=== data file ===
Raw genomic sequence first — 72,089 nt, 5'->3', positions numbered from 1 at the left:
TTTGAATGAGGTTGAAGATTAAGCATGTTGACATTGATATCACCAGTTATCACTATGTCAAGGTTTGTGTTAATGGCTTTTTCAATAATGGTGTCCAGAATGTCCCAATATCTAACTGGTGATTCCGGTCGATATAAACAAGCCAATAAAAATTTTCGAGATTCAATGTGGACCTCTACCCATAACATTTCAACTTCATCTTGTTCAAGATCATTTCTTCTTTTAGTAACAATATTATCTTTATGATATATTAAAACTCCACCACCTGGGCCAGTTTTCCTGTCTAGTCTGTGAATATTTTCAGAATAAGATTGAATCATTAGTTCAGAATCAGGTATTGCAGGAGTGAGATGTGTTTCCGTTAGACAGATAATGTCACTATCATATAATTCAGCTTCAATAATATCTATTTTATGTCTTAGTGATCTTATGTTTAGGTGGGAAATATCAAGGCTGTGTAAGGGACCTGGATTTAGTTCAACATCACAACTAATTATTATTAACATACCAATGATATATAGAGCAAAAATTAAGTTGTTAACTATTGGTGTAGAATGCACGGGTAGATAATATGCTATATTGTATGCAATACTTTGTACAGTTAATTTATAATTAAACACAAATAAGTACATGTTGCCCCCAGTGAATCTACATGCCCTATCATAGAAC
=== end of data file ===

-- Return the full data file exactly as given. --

Raw genomic sequence first — 72,089 nt, 5'->3', positions numbered from 1 at the left:
TTTGAATGAGGTTGAAGATTAAGCATGTTGACATTGATATCACCAGTTATCACTATGTCAAGGTTTGTGTTAATGGCTTTTTCAATAATGGTGTCCAGAATGTCCCAATATCTAACTGGTGATTCCGGTCGATATAAACAAGCCAATAAAAATTTTCGAGATTCAATGTGGACCTCTACCCATAACATTTCAACTTCATCTTGTTCAAGATCATTTCTTCTTTTAGTAACAATATTATCTTTATGATATATTAAAACTCCACCACCTGGGCCAGTTTTCCTGTCTAGTCTGTGAATATTTTCAGAATAAGATTGAATCATTAGTTCAGAATCAGGTATTGCAGGAGTGAGATGTGTTTCCGTTAGACAGATAATGTCACTATCATATAATTCAGCTTCAATAATATCTATTTTATGTCTTAGTGATCTTATGTTTAGGTGGGAAATATCAAGGCTGTGTAAGGGACCTGGATTTAGTTCAACATCACAACTAATTATTATTAACATACCAATGATATATAGAGCAAAAATTAAGTTGTTAACTATTGGTGTAGAATGCACGGGTAGATAATATGCTATATTGTATGCAATACTTTGTACAGTTAATTTATAATTAAACACAAATAAGTACATGTTGCCCCCAGTGAATCTACATGCCCTATCATAGAAC